Actor, host of one of my favorite podcasts, writer, and comedian, Kevin Pollak, reminded me of a truth about success in a recent interview with actress Anna Faris: those who wait around for the phone to ring typically don’t achieve much. Performers, entrepreneurs in the purest form, know that they have to make their own breaks.
I was reminded of this after following Apple’s annual WWDC, a conference that Apple says attracts 5,000 third-party software developers and 1,000 Apple software engineers. As in previous years, Apple used WWDC to announce its latest version of the software that runs its iPhones, iPad and iPod Touch devices: iOS 8.
Having attended several developer conferences as a marketer, not a software engineer, I find myself drawn to sessions designed to help developers manage the trinity of app distribution, monetization, and marketing. What news does WWDC offer mobile marketers like me?
Turns out, not much. While WWDC offers some value to an audience interested in these three critical aspects of the mobile business, it’s clear to me that Apple’s main message to developers is “Your business success is yours to make.”
That’s because none of its announcements, summarized well here by TechCrunch, will relieve a developer of having to actively and aggressively market its apps. They include:
- Recommending apps on the lock screen based on location. E.g. a user’s iPhone might detect that the user is in a Home Depot store and surface the Home Depot app.
- Enabling users to respond to push notifications without having to leave the apps they’re currently using.
- Inviting developers to create and post videos of their apps alongside screenshots when publishing apps to the App Store.
- A “Trending Now” category in the App Store, similar to social networks, to give popular apps immediate attention.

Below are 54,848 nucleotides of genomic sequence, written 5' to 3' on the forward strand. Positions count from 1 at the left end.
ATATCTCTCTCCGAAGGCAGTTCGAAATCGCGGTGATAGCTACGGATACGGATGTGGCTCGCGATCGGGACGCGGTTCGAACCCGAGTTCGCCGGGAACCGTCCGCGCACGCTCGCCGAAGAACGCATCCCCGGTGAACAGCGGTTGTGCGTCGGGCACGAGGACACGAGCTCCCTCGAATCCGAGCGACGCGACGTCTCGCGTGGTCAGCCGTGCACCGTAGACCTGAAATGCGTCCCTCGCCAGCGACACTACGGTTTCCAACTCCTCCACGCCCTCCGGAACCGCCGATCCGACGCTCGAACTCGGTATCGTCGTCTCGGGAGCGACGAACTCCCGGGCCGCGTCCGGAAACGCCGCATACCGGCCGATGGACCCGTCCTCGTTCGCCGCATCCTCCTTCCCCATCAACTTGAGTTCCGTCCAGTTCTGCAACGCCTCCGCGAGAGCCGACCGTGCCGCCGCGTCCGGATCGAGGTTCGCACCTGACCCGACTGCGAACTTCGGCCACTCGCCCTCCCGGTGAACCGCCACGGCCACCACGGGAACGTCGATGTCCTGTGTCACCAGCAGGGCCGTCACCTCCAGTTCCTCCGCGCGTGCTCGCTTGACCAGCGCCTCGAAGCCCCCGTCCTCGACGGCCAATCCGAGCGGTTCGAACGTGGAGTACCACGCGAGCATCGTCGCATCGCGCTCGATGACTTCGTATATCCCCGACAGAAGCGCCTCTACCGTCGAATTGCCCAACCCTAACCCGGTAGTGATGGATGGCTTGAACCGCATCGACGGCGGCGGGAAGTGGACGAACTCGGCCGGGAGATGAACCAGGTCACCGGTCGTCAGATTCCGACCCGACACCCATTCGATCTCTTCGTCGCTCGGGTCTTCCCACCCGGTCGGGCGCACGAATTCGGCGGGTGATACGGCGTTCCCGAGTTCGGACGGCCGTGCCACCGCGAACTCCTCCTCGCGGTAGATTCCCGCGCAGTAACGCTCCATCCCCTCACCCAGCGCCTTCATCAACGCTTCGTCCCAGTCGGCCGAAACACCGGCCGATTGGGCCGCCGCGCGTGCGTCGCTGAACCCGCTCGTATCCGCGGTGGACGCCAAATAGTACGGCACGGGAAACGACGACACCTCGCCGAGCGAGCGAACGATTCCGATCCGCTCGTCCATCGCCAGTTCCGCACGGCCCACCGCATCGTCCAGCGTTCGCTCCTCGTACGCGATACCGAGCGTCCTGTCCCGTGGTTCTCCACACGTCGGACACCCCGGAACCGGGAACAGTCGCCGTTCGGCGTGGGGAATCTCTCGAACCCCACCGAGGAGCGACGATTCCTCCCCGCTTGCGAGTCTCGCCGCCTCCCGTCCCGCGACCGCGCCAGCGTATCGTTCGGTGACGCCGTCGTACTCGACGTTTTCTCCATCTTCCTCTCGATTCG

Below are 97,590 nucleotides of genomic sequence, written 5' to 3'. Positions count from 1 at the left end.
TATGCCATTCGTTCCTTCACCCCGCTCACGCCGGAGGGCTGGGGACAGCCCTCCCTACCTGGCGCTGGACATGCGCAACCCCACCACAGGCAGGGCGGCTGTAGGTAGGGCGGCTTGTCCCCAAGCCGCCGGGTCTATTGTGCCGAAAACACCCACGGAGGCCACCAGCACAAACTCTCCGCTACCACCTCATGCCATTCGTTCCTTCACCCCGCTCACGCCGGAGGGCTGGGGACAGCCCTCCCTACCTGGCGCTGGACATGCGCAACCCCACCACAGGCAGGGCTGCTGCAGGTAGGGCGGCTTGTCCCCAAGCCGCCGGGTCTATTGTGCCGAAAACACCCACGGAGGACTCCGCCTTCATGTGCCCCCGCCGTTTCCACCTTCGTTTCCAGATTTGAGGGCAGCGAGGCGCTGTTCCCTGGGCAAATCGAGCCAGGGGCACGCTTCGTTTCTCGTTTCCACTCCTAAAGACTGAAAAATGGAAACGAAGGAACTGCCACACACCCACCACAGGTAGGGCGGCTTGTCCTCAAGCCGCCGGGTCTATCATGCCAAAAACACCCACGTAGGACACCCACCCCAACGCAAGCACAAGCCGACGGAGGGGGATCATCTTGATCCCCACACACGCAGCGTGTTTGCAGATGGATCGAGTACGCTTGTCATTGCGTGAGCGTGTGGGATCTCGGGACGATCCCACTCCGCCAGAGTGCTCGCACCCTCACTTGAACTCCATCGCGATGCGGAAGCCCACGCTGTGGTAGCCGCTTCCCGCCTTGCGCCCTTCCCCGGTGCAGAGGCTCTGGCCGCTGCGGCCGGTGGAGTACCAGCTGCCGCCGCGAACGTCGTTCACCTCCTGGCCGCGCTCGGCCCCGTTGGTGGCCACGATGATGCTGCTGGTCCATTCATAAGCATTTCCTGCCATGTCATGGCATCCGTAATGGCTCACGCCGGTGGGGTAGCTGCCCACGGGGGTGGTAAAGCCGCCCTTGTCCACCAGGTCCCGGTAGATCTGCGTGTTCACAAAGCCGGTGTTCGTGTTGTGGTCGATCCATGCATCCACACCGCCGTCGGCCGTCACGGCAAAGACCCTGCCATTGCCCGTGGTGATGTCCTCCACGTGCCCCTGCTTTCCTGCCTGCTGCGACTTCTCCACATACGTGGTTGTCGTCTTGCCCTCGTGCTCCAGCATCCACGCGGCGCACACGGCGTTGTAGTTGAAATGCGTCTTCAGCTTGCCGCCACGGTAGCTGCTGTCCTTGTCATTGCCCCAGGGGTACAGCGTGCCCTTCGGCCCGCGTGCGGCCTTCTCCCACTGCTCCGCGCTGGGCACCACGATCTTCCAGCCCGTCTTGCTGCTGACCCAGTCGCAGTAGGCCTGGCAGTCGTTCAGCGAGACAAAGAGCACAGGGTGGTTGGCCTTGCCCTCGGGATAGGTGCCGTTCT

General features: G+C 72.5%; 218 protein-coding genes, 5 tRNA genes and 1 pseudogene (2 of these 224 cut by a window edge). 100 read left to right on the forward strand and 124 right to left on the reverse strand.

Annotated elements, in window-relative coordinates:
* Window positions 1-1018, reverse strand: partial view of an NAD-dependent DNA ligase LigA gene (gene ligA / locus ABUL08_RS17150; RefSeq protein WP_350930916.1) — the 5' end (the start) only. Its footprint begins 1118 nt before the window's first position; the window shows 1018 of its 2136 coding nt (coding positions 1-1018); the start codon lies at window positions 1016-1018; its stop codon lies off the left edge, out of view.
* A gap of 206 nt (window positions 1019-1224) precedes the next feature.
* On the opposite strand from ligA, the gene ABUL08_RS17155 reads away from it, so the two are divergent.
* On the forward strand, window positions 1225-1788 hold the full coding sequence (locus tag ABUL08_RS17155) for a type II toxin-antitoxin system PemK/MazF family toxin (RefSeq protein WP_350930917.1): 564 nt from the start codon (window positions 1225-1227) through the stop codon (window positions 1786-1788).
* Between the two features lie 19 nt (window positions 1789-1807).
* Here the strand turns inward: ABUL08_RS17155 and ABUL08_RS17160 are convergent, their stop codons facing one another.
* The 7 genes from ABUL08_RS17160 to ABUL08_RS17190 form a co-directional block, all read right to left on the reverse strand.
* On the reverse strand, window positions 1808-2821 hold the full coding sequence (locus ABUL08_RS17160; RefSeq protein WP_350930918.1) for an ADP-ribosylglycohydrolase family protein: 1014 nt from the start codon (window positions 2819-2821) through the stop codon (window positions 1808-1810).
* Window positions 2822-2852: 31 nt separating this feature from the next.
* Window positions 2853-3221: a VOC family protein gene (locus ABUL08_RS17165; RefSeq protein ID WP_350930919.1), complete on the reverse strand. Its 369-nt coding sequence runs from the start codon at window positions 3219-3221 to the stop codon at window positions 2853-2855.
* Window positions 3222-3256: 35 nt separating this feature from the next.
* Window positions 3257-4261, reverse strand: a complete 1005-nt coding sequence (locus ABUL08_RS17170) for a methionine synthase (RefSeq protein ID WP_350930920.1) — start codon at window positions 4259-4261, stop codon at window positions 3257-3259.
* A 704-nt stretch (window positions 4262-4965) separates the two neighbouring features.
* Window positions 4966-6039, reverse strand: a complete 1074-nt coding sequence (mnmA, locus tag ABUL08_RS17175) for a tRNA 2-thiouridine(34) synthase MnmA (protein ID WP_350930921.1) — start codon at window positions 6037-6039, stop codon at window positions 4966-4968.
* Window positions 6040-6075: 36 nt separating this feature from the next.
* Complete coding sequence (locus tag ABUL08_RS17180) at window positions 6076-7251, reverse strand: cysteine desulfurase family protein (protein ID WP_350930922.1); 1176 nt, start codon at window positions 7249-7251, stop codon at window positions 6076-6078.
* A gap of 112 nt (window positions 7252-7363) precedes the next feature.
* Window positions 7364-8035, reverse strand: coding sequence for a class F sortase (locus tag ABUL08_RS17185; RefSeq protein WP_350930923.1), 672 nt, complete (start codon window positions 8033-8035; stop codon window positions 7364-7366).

- The ability to publish apps in bundles.
- Continuous scrolling within app categories so that users don’t have to tap to view more listings.
All of these represent improvements. They do not, however, change the inescapable reality that the App Store has 1.2 million apps, that users access those apps from four, eight, and 10 inch interfaces, which are tiny compared to brick-and-mortar retail environments, and therefore getting customers to notice your app remains an enormous challenge.
Despite these challenges, most developers, big and small, under-invest in their marketing. They put more emphasis on technical innovation than marketing planning and execution, the implication being that building a better app will be enough to capture the attention of enough customers to generate self-sustaining profits.
It’s easy to make that mistake when looking at Apple itself and reflecting on Steve Jobs’ disdain for market research. Still, don’t confuse that with devaluing marketing itself. After all, Apple reported spending $1.1 billion on advertising in its annual 10-K released in late 2013. As a percentage of total revenue, that’s less than some of its tech rivals, but it’s still a significant sum.
Looking for tips on how to market your app? Review this post I wrote on the topic just about four months ago. Looking for a form of entrepreneurial inspiration and some good laughs? Listen to Kevin Pollak’s Chat Show.